Which brings me to my regulatory point.

When they are figuring out the allowable rate of return on a regulated asset base, regulators set an allowable rate of return on equity, and an allowable cost of debt (combined, they make up 'WACC', the weighted average cost of capital). On the debt side, and for reasons never obvious to me, regulators typically do not look at the actual costs of debt for a regulated entity (which ought to be directly observable in many cases). Instead, they often like to express the cost-of-debt element as a formula, namely the "risk free" rate plus a credit margin appropriate for the regulated entity. Typically, the "risk free" rate is taken to be the government bond yield.

Aha! You see the problem.

Let's say a regulated entity's actual cost of debt is 7%, when the government bond yield for the same maturity at the time is 5% and the swap rate is 5.5%. To a regulator, the cost of debt is the "risk free" 5% plus a credit margin of 2%. All good.

Now along comes a regulatory price reset. In the meantime, as in the chart above, the government bond yield may fortuitously have dropped to an unusually low level, say to 4%. The swap rate may have dropped a bit too, to 5%. But nothing has changed to the corporate's credit rating - it was paying 1.5% over swap before (i.e. over the best-quality corporates), and it is paying 1.5% over swap now. Its cost of debt is 6.5%.

Allowing the regulated entity the cost of debt from the government stock formula, 4% plus 2%, will undercompensate it by 0.5% - which would be a large amount for an entity with a lot of physical capital funded by debt.

So my suggestion would be, if regulators must use a formula, use the swap rate plus a margin.

Friday, 14 February 2014

The inflation we haven't been able to control

I've been bothered for a while about the way we have a reasonably high (2.9%), and rising, inflation rate when you look at price rises in the domestic non-tradable part of the economy. And it's going to get worse, with the economy continuing to strengthen: as you can see in the graph below (from the RBNZ's December Monetary Policy Statement), the RB has non-tradables inflation rising steadily over the next while to close to 4%.

What I didn't appreciate, until I read the latest Australian Monetary Policy Statement, was that the Aussies have got an even bigger issue than we have. Here's a table with their latest numbers (circled), and a couple of graphs.

Their non-tradables inflation rate is 3.7% - higher than our 2.9%, and in a cyclically weaker environment than ours (we have faster GDP growth, faster employment growth, an unemployment rate that's heading below theirs, and house prices rising at a faster clip). The RBA rightly says that "it is somewhat surprising that non-tradables price inflation has not eased given that growth in labour costs has been weak in recent quarters".

The RBA had a bit of a closer look at where this stubborn non-tradables inflation has been coming from, in these two graphs.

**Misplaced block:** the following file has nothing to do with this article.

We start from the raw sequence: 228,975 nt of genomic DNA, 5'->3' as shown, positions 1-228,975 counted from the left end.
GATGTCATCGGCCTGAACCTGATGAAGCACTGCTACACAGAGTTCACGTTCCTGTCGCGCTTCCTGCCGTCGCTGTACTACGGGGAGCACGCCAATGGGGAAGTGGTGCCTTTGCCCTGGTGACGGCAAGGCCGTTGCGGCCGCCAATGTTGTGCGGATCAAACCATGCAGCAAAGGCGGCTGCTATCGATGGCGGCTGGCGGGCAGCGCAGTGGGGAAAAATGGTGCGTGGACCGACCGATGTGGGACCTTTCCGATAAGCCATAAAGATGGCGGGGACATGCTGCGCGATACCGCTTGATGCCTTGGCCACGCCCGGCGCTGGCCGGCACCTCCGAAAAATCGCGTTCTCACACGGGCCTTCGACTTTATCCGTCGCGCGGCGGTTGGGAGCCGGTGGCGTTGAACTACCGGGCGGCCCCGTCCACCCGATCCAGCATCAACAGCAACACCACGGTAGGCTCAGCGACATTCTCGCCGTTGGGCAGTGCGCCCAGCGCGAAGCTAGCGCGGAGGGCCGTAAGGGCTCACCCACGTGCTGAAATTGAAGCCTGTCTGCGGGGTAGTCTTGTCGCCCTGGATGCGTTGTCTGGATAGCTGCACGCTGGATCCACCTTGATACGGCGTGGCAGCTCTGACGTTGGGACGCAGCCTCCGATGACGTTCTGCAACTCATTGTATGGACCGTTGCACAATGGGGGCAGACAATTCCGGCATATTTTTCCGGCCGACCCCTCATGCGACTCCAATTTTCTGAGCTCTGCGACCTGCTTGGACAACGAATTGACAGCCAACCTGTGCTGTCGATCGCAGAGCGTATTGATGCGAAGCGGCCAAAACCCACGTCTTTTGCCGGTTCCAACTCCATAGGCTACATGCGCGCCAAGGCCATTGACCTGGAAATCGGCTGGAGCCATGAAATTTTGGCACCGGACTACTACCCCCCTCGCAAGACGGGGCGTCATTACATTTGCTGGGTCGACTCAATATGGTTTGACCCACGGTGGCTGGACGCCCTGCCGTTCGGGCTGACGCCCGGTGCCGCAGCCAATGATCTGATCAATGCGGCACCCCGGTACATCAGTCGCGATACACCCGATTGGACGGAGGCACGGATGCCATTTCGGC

The top chart shows the stubbornly high level of non-tradables inflation (roughly 4% a year over the past decade), compared with the more volatile but generally much lower tradables inflation.  It also shows, in the left panel, that what they call "administered" prices - which is, I take it, a euphemism with prices you're lumbered with on effectively a no-choice basis - have been helping keep non-tradables inflation high.

The bottom chart splits out housing-related non-tradables inflation and inflation in domestic services markets. Again, the left panel shows that housing-related "administered" prices have been making things worse. And the right panel shows that, even if some of the current non-tradables inflation can be traced back to more expensive housing, the rest of the non-tradables economy has generally been chugging along at about a 3% inflation rate, year in and year out, only briefly interrupted by the GFC.

I'm left with three thoughts.

One is that there could be a mistaken degree of complacency about the inflation outlook in both Australia and New Zealand. There's a stubborn core of domestic inflation that doesn't appear to have been squeezed out even (in our case) after two decades of inflation-targetting (the Aussies came later to the inflation targetting game). There's often criticism of central banks for being spooked by inflation that mightn't actually be there - on this showing, it could well be lurking.

Two, persistent non-tradables inflation leaves you asking whether extensive microeconomic reform in both countries has actually succeeded in budging some behaviours. Have we still got a core of unreconstructed, inflexible sectors?

And three, I look at that contribution from "administered" prices (and I'd bet the same would be true here in NZ) and wonder why it is that the prices of "utilities, education, health services, some motor vehicle services, property rates & charges, pharmaceutical products, child care, urban transport fares and postal services" can simply be announced on high for consumers to have to swallow. I said the other day that our Productivity Commission had made a jolly good case for the economy-wide benefits of greater services competition: here's another reason why it would be a good idea.

Wednesday, 12 February 2014

Another example of how to measure competition

In my previous post I was making the case for the Commerce Commission, and others, to have a stab at measuring the levels of competition in our major markets, as I reckon it's increasingly becoming more of a practicable option.